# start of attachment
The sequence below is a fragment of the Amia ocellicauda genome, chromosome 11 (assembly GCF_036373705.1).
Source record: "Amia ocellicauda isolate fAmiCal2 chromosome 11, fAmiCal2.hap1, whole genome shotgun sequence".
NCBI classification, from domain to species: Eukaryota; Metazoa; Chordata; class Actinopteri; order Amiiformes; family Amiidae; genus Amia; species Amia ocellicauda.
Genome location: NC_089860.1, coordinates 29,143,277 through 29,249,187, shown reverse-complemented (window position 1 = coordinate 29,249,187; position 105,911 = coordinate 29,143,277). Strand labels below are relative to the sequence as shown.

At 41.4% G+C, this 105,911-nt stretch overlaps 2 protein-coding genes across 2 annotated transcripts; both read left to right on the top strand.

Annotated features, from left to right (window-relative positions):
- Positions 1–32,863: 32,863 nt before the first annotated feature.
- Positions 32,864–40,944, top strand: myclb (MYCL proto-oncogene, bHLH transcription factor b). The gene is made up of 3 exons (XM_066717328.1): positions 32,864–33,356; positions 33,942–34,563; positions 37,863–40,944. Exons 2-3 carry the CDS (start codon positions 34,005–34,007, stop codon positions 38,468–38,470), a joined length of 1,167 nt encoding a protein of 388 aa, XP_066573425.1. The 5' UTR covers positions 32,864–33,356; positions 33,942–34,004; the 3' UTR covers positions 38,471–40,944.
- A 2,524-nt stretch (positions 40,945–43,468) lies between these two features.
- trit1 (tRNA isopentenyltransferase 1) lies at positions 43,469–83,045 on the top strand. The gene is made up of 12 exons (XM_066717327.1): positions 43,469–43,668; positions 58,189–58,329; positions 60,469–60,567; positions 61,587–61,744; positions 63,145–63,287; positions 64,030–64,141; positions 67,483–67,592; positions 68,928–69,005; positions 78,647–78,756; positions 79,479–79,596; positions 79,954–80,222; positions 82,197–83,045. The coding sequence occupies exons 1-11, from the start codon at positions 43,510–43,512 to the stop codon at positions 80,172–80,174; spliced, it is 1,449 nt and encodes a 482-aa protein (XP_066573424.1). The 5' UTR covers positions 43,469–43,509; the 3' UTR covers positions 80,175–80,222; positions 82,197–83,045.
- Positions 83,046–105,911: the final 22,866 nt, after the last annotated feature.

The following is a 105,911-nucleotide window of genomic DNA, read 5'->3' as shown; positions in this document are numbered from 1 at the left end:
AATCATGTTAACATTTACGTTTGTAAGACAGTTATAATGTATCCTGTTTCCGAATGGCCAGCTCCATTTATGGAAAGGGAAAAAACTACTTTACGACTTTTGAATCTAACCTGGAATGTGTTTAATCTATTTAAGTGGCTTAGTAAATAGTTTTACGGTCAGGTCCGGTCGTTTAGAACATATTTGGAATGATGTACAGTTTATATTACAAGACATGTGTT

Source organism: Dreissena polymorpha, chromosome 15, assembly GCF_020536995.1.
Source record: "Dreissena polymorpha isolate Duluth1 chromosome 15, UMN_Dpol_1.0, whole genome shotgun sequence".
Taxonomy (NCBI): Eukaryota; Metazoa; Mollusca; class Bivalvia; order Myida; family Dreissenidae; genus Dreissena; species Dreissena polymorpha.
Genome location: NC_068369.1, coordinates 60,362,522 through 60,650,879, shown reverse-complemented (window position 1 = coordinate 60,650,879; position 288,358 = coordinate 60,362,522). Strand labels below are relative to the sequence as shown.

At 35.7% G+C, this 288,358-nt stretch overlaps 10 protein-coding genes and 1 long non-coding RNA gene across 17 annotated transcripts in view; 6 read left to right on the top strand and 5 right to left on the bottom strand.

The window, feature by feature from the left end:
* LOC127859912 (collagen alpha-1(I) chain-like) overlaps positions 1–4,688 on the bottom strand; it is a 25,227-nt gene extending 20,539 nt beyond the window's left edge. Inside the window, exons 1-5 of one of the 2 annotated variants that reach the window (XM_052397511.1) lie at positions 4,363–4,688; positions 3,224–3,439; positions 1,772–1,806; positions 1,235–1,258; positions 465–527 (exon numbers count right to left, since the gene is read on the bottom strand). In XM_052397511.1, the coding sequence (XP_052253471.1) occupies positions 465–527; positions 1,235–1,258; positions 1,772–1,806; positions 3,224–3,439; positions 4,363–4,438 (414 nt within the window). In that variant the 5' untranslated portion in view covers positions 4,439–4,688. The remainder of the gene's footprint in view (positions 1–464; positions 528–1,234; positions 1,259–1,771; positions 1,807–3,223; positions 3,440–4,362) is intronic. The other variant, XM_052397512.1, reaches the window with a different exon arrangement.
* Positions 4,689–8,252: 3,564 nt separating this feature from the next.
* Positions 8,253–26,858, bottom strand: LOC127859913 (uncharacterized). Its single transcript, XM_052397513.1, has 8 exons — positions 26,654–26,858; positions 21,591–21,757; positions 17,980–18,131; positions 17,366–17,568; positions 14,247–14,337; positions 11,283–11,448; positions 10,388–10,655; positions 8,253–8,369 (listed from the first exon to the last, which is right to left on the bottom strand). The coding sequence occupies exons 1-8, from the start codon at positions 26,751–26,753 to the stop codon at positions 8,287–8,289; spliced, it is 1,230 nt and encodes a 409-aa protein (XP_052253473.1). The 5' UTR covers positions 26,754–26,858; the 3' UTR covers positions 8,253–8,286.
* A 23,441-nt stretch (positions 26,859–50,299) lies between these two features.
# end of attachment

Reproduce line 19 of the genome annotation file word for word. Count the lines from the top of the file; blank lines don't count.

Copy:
The window, feature by feature from the left end: